When you invoke these scenarios, you have two possible execution modes: synchronous and asynchronous.

ParallelScenario.PNG

A synchronous execution will serialize the scenario execution with other steps in the package: ODI executes the scenario, and only after its execution is completed, runs the next step.

An asynchronous execution will only invoke the scenario but will immediately execute the next step in the calling package: the scenario will then run in parallel with the next step. You can use this option to start multiple scenarios concurrently: they will all run in parallel, independently of one another.

SYNCHRONIZING PROCESSES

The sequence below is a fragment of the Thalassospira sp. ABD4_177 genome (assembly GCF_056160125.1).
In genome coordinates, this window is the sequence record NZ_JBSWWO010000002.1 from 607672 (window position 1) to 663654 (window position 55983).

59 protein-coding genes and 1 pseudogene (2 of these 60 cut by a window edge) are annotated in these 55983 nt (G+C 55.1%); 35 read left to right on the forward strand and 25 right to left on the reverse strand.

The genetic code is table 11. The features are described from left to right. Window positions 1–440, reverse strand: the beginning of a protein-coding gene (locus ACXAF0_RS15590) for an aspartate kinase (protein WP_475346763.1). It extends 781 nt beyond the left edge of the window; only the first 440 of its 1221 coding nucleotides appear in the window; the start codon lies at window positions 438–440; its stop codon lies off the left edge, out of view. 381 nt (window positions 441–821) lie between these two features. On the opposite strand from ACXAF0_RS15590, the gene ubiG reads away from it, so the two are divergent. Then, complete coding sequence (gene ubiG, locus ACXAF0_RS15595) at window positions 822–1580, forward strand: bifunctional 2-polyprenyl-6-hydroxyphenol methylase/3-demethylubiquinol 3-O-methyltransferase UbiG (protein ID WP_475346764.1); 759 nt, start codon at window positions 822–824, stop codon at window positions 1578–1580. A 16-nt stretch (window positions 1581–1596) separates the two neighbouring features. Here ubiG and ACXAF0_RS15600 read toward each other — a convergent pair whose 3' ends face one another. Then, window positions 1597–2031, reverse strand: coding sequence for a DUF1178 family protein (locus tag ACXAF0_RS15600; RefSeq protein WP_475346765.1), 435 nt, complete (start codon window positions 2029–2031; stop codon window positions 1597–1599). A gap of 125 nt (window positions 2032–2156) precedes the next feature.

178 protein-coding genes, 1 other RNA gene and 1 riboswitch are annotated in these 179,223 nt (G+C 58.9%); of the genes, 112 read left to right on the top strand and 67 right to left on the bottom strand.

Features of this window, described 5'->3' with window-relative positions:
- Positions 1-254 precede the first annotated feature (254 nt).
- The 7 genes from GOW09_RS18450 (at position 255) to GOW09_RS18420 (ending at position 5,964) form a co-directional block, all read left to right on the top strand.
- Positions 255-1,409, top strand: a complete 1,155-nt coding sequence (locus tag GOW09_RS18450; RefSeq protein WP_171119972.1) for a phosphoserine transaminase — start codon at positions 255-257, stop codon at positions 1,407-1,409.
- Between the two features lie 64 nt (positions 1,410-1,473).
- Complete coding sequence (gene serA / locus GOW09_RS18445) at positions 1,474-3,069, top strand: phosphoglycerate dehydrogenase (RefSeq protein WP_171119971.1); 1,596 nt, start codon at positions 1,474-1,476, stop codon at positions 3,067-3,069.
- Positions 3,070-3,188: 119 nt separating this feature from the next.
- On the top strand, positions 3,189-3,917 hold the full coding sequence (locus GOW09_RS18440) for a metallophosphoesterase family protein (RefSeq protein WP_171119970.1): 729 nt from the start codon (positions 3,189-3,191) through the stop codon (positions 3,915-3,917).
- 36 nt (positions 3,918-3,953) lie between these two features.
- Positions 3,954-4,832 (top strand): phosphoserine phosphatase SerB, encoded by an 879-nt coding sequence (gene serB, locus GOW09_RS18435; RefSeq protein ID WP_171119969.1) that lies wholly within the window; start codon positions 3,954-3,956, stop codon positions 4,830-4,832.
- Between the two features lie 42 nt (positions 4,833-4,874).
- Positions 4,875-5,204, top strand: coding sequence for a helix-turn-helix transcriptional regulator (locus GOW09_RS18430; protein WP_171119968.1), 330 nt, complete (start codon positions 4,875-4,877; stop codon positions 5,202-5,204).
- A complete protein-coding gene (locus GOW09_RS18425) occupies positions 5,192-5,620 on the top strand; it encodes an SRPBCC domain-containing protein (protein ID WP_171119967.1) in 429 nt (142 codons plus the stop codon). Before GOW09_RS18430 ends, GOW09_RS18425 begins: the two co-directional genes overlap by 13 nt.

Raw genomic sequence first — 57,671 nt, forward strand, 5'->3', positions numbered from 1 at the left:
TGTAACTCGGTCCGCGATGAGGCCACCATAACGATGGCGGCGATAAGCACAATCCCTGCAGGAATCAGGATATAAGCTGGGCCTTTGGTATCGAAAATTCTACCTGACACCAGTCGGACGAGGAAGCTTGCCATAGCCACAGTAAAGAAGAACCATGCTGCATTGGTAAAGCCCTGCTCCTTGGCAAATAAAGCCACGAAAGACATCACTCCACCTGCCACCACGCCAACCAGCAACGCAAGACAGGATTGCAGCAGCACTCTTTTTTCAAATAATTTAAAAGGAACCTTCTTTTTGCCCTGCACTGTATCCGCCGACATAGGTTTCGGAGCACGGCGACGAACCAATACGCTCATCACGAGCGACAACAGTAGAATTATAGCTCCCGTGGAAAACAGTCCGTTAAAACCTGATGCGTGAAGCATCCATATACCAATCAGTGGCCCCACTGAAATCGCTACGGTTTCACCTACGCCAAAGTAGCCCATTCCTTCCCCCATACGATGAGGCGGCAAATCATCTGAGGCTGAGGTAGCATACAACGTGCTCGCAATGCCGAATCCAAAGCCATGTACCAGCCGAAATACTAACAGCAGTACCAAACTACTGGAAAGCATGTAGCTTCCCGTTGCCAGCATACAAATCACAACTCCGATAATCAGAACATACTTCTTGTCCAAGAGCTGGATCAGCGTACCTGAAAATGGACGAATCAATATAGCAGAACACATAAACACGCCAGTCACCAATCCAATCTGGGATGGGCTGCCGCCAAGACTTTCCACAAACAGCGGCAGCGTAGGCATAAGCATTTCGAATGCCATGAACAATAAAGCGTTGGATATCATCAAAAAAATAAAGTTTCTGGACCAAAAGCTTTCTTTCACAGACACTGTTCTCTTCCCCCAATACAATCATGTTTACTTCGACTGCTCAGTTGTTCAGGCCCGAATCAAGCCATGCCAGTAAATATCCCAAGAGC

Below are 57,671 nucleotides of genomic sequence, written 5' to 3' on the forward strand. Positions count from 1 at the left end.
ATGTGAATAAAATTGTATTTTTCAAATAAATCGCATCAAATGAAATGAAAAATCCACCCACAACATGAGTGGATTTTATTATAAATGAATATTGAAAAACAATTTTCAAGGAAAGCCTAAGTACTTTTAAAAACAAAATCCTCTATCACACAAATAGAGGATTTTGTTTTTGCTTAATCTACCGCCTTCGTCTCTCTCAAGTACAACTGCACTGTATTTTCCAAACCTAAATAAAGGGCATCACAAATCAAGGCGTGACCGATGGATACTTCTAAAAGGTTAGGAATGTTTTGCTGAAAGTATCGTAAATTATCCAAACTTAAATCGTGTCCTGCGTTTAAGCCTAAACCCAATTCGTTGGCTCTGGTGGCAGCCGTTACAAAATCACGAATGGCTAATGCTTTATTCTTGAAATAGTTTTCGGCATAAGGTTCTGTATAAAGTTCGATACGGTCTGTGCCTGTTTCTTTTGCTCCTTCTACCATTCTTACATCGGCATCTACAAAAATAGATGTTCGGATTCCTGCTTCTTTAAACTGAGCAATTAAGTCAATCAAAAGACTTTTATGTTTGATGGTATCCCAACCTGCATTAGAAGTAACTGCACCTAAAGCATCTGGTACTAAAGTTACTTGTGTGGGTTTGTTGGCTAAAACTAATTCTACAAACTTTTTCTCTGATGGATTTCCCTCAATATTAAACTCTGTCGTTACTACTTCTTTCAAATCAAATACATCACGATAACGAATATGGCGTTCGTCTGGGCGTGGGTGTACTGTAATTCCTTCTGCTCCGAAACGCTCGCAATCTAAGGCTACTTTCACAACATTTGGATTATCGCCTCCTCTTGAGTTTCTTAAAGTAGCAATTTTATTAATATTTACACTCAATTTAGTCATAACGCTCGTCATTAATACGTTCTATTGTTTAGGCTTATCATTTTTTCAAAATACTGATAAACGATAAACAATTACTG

Once we have started multiple processes in parallel, a common requirement is to synchronize these processes: some steps may run in parallel, but at times we will need all separate threads to be completed before we proceed with a final series of steps. ODI provides a tool for this: OdiWaitForChildSession.

ParallelSynchronize.PNG

An interesting feature is that as you start your different processes in parallel, they can each be assigned a keyword (this is just one of the parameters you can set when you start a scenario). When you synchronize the processes, you can select which processes will be synchronized based on a selection of keywords.

ADDING SCENARIOS TO YOUR PACKAGE FOR PARALLEL PROCESSING

To add a scenario to your package, simply drag and drop the generated scenario in the package, and edit the execution parameters as needed. In particular, remember to set the execution mode to Asynchronous.